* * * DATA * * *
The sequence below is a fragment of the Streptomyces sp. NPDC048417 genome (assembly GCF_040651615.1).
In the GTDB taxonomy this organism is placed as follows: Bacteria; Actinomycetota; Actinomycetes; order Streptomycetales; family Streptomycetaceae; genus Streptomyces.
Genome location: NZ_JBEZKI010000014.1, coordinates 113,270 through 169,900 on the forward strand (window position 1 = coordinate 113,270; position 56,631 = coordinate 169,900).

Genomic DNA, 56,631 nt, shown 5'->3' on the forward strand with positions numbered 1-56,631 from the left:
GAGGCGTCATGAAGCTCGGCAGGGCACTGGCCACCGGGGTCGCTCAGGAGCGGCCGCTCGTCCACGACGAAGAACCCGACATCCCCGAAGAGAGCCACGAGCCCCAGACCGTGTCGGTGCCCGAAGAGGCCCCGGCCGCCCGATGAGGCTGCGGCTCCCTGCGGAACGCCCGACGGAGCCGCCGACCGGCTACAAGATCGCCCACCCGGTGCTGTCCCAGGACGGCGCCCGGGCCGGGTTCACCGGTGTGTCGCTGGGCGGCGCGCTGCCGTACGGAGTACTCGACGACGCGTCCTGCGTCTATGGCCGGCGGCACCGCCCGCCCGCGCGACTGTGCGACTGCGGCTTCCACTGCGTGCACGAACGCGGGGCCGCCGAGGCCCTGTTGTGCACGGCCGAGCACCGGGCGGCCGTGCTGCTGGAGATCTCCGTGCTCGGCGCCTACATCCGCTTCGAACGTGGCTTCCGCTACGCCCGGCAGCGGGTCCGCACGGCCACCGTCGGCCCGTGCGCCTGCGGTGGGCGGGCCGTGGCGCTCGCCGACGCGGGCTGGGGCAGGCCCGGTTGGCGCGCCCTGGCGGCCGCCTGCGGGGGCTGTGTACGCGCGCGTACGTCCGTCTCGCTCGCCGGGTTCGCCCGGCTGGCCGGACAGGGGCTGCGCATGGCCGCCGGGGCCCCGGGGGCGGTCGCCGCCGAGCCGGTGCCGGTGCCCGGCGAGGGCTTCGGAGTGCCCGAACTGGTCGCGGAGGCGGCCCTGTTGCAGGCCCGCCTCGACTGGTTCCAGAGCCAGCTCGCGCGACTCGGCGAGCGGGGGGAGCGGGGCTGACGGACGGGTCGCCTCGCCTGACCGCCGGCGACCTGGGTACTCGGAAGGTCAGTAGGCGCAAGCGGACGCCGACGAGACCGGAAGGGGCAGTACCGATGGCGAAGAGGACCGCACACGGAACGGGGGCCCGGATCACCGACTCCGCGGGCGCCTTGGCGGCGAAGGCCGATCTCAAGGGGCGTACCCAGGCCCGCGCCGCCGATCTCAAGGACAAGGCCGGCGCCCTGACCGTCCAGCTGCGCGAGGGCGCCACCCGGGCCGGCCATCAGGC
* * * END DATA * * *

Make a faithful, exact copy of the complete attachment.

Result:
The sequence below is a fragment of the Streptomyces sp. NPDC048417 genome (assembly GCF_040651615.1).
In the GTDB taxonomy this organism is placed as follows: Bacteria; Actinomycetota; Actinomycetes; order Streptomycetales; family Streptomycetaceae; genus Streptomyces.
Genome location: NZ_JBEZKI010000014.1, coordinates 113,270 through 169,900 on the forward strand (window position 1 = coordinate 113,270; position 56,631 = coordinate 169,900).

Genomic DNA, 56,631 nt, shown 5'->3' on the forward strand with positions numbered 1-56,631 from the left:
GAGGCGTCATGAAGCTCGGCAGGGCACTGGCCACCGGGGTCGCTCAGGAGCGGCCGCTCGTCCACGACGAAGAACCCGACATCCCCGAAGAGAGCCACGAGCCCCAGACCGTGTCGGTGCCCGAAGAGGCCCCGGCCGCCCGATGAGGCTGCGGCTCCCTGCGGAACGCCCGACGGAGCCGCCGACCGGCTACAAGATCGCCCACCCGGTGCTGTCCCAGGACGGCGCCCGGGCCGGGTTCACCGGTGTGTCGCTGGGCGGCGCGCTGCCGTACGGAGTACTCGACGACGCGTCCTGCGTCTATGGCCGGCGGCACCGCCCGCCCGCGCGACTGTGCGACTGCGGCTTCCACTGCGTGCACGAACGCGGGGCCGCCGAGGCCCTGTTGTGCACGGCCGAGCACCGGGCGGCCGTGCTGCTGGAGATCTCCGTGCTCGGCGCCTACATCCGCTTCGAACGTGGCTTCCGCTACGCCCGGCAGCGGGTCCGCACGGCCACCGTCGGCCCGTGCGCCTGCGGTGGGCGGGCCGTGGCGCTCGCCGACGCGGGCTGGGGCAGGCCCGGTTGGCGCGCCCTGGCGGCCGCCTGCGGGGGCTGTGTACGCGCGCGTACGTCCGTCTCGCTCGCCGGGTTCGCCCGGCTGGCCGGACAGGGGCTGCGCATGGCCGCCGGGGCCCCGGGGGCGGTCGCCGCCGAGCCGGTGCCGGTGCCCGGCGAGGGCTTCGGAGTGCCCGAACTGGTCGCGGAGGCGGCCCTGTTGCAGGCCCGCCTCGACTGGTTCCAGAGCCAGCTCGCGCGACTCGGCGAGCGGGGGGAGCGGGGCTGACGGACGGGTCGCCTCGCCTGACCGCCGGCGACCTGGGTACTCGGAAGGTCAGTAGGCGCAAGCGGACGCCGACGAGACCGGAAGGGGCAGTACCGATGGCGAAGAGGACCGCACACGGAACGGGGGCCCGGATCACCGACTCCGCGGGCGCCTTGGCGGCGAAGGCCGATCTCAAGGGGCGTACCCAGGCCCGCGCCGCCGATCTCAAGGACAAGGCCGGCGCCCTGACCGTCCAGCTGCGCGAGGGCGCCACCCGGGCCGGCCATCAGGC